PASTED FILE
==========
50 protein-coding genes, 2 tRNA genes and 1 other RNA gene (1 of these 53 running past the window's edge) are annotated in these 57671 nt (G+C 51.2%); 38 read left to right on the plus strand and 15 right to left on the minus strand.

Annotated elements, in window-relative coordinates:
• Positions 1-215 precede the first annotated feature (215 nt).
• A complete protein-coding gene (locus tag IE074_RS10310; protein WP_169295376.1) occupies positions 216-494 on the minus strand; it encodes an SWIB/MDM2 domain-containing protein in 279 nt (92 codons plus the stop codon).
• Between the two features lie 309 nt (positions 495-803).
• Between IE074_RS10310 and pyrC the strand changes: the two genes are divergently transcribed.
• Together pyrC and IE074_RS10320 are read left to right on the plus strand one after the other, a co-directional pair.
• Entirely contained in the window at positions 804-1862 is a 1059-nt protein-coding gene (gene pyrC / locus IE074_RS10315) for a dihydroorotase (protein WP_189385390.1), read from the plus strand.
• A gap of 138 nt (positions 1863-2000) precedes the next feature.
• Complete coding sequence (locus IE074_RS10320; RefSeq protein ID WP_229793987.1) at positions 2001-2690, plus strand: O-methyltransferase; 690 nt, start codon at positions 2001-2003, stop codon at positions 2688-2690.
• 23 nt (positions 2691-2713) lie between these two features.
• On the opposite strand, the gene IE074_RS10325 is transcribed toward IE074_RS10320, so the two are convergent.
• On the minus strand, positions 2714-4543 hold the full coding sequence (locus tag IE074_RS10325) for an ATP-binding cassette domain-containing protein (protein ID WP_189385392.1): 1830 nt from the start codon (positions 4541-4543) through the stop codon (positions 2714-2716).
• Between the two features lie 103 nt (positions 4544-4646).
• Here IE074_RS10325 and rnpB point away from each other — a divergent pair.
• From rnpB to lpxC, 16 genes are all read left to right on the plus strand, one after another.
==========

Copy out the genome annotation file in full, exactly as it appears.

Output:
50 protein-coding genes, 2 tRNA genes and 1 other RNA gene (1 of these 53 running past the window's edge) are annotated in these 57671 nt (G+C 51.2%); 38 read left to right on the plus strand and 15 right to left on the minus strand.

Annotated elements, in window-relative coordinates:
• Positions 1-215 precede the first annotated feature (215 nt).
• A complete protein-coding gene (locus tag IE074_RS10310; protein WP_169295376.1) occupies positions 216-494 on the minus strand; it encodes an SWIB/MDM2 domain-containing protein in 279 nt (92 codons plus the stop codon).
• Between the two features lie 309 nt (positions 495-803).
• Between IE074_RS10310 and pyrC the strand changes: the two genes are divergently transcribed.
• Together pyrC and IE074_RS10320 are read left to right on the plus strand one after the other, a co-directional pair.
• Entirely contained in the window at positions 804-1862 is a 1059-nt protein-coding gene (gene pyrC / locus IE074_RS10315) for a dihydroorotase (protein WP_189385390.1), read from the plus strand.
• A gap of 138 nt (positions 1863-2000) precedes the next feature.
• Complete coding sequence (locus IE074_RS10320; RefSeq protein ID WP_229793987.1) at positions 2001-2690, plus strand: O-methyltransferase; 690 nt, start codon at positions 2001-2003, stop codon at positions 2688-2690.
• 23 nt (positions 2691-2713) lie between these two features.
• On the opposite strand, the gene IE074_RS10325 is transcribed toward IE074_RS10320, so the two are convergent.
• On the minus strand, positions 2714-4543 hold the full coding sequence (locus tag IE074_RS10325) for an ATP-binding cassette domain-containing protein (protein ID WP_189385392.1): 1830 nt from the start codon (positions 4541-4543) through the stop codon (positions 2714-2716).
• Between the two features lie 103 nt (positions 4544-4646).
• Here IE074_RS10325 and rnpB point away from each other — a divergent pair.
• From rnpB to lpxC, 16 genes are all read left to right on the plus strand, one after another.